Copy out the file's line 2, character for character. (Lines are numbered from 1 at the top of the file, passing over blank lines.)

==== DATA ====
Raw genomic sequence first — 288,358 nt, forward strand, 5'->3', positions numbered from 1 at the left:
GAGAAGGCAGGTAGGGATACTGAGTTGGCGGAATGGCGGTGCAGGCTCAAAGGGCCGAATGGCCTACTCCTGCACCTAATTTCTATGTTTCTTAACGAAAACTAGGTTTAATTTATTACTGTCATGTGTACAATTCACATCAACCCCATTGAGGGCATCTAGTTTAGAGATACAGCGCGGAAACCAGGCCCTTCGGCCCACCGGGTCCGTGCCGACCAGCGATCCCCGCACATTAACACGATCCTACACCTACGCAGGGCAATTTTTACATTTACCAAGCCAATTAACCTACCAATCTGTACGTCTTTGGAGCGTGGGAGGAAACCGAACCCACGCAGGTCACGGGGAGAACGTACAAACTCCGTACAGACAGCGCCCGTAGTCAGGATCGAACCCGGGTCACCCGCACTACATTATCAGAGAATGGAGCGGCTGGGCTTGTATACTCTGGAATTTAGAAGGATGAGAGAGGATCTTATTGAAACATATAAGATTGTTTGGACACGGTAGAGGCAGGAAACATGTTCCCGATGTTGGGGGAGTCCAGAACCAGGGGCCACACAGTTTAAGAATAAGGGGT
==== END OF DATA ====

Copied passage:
GAGAAGGCAGGTAGGGATACTGAGTTGGCGGAATGGCGGTGCAGGCTCAAAGGGCCGAATGGCCTACTCCTGCACCTAATTTCTATGTTTCTTAACGAAAACTAGGTTTAATTTATTACTGTCATGTGTACAATTCACATCAACCCCATTGAGGGCATCTAGTTTAGAGATACAGCGCGGAAACCAGGCCCTTCGGCCCACCGGGTCCGTGCCGACCAGCGATCCCCGCACATTAACACGATCCTACACCTACGCAGGGCAATTTTTACATTTACCAAGCCAATTAACCTACCAATCTGTACGTCTTTGGAGCGTGGGAGGAAACCGAACCCACGCAGGTCACGGGGAGAACGTACAAACTCCGTACAGACAGCGCCCGTAGTCAGGATCGAACCCGGGTCACCCGCACTACATTATCAGAGAATGGAGCGGCTGGGCTTGTATACTCTGGAATTTAGAAGGATGAGAGAGGATCTTATTGAAACATATAAGATTGTTTGGACACGGTAGAGGCAGGAAACATGTTCCCGATGTTGGGGGAGTCCAGAACCAGGGGCCACACAGTTTAAGAATAAGGGGT